Meet the dairy farmers who have cheesemaking in their veins

Olympian Louis Smith
A FEAST FOR FOODIES: Experience a taste of Kingcott Dairy

For centuries it has been predominantly the French and Italians who have been revered for their cheesemaking prowess, but over the past few decades the UK has started to impress with its diverse dairy offerings, too.

Obviously the likes of Cheddar and Stilton have been around for hundreds of years, but it’s fair to say we are also seeing a steep rise in the number of artisan cheesemakers dotted around the British isles.


Frank Reynolds


One such person is Frank Reynolds, who is part of the Kingcott Dairy dynasty operating out of their picturesque dwelling in Staplehurst.

“Dairy farming is all I can remember wanting to do!” Frank explains. “Growing up here in Staplehurst meant I was always around cows and tractors, and it is fantastic to be able to do a job I enjoy.”

Frank’s father, Steve, started dairy farming in 1990, but the family’s roots in rearing and milking cattle can actually be traced back 400 years.

“We have now grown to over 300 acres and we farm using only low-impact, sustainable and regenerative practices,” Frank adds.

The herd is grazed in the fields most of the year and clover is regularly planted to aid carbon capture.


“Healthy, happy cows are of the highest priority for Kingcott Dairy”


Healthy, happy cows are also of the highest priority, says Frank, and he and dad Steve and brother Archie care for a small herd of Danish Red cows, which produce a high-protein milk, perfect for cheesemaking.

“I’m proud that as a dairy farm we are following more sustainable farming methods to help lower our impact on the environment.



“We’ve definitely made a start by choosing to have a smaller amount of cows on our land and to farm in a way that means they go out and graze and enjoy the fields and pastures for a large part of the year.”

So what made Frank’s dad decide to start making cheese in the first place?

“The historically low returns to the dairy farmer for their milk meant that my father had to diversify to survive as a small dairy farm. We began making cheese in 2010 and have loved seeing the increased interest in local produce and its provenance.”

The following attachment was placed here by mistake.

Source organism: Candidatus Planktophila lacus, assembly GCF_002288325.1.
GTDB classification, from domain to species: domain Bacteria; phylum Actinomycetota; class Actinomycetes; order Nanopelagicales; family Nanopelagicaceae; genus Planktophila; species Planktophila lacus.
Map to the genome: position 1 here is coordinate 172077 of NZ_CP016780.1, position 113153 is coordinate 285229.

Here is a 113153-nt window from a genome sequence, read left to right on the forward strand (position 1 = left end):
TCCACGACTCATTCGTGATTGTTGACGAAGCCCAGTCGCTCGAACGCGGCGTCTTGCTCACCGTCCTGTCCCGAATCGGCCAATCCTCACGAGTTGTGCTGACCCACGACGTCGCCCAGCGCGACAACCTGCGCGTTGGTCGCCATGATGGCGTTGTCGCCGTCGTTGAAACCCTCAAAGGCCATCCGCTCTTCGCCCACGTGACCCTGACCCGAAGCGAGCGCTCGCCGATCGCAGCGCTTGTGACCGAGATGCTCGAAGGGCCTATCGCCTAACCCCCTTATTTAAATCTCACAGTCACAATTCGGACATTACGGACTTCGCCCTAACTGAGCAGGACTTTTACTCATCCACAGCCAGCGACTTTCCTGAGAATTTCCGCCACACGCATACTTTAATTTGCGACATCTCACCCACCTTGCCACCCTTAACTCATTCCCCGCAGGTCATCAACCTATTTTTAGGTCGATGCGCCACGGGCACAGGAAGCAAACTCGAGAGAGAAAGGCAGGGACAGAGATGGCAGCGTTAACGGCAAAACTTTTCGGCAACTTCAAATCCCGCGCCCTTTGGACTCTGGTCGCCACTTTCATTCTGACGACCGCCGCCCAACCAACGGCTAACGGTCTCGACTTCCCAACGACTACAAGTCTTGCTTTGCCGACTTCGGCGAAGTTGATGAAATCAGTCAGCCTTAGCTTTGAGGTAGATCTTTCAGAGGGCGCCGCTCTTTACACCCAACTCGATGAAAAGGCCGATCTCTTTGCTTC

The family firm started off with Kentish Blue, which has now become Kingcott’s signature cheese.


“We wanted a local blue cheese which was a bit different to the usual Stilton varieties”


“We wanted a local blue cheese which was a bit different to the usual Stilton varieties,” reveals Frank.

He adds that the farm launched their second cheese, Kingcott Blue, three years ago with a specific aim in mind.

“The idea was to offer a softer textured blue cheese with smooth flavours, hoping to appeal to people of my age (20-30) who seem to enjoy creamier, less stronger cheese varieties.

“Having worked out what I wanted to make I then had to find the best way of making it. Because the moisture content is higher, it’s much more difficult to achieve the blue veining. We use a natural mould, the cheese is made entirely by hand and then left to mature for six weeks,” says Frank.

The cheese has received industry recognition with two stars at the 2021 Great Taste Awards and a Gold Award at the prestigious International Cheese & Dairy Awards.

Both Kingcott Blue and Kentish Blue are made on the Kingcott farm using unpasteurised milk straight from the cows, having travelled only ten metres to the cheesemaking room.



Is one variety more popular than the other I wonder?

“Both are selling really well!” smiles Frank. “Kentish Blue is quite well known within the South East and has been around for 12 years. But the Kingcott is definitely gaining popularity in pubs and restaurants, especially during the warmer months!”

The family trades out of a few farmers’ markets including Penshurst, which takes place on the first Saturday of each month. They are also stocked in Groombridge Farm Shop in Eridge, Oliver Greens on The Pantiles and Fuller’s Farm Shop in Bunny Lane.

“We’re also stocked in lots of independent food shops all over the county and can courier orders via our online shop, which we set up ten years ago.

“We use DHL overnight couriers to make sure our cheese arrives in peak condition – wherever it’s going in the country.”

What in Frank’s eyes makes up the perfect cheeseboard?

“With over 700 varieties of British cheese there is a huge range produced here, and as a farmer I would always prefer to buy British. I like to have three or four varieties on a cheeseboard, but I do like to vary them throughout the year and prefer to buy cheese from smaller local dairies.”

And although Kingcott have diversified they still sell milk on, which is the surplus they don’t use in cheesemaking.

“It goes to a dairy processor who collects it from our farm, then pasteurises and bottles it ready for sale.

“It means that we can concentrate on looking after the cows and making cheese!” Frank laughs.

“Our cheese is all handmade, meaning minimal electricity is needed, and hopefully we can start to generate some energy of our own in the near future,” he concludes.

With Kingcott’s cheese chosen as the Taste of Kent Awards’ overall food product of the year for 2020, and boasting numerous accolades from prestigious specialists such as The Great Taste Awards and International Cheese & Dairy Awards, it’s easy to see why Kingcott Dairy has now established its place as one of the finest cheese producers with two stellar varieties to come out of Kent in recent times.

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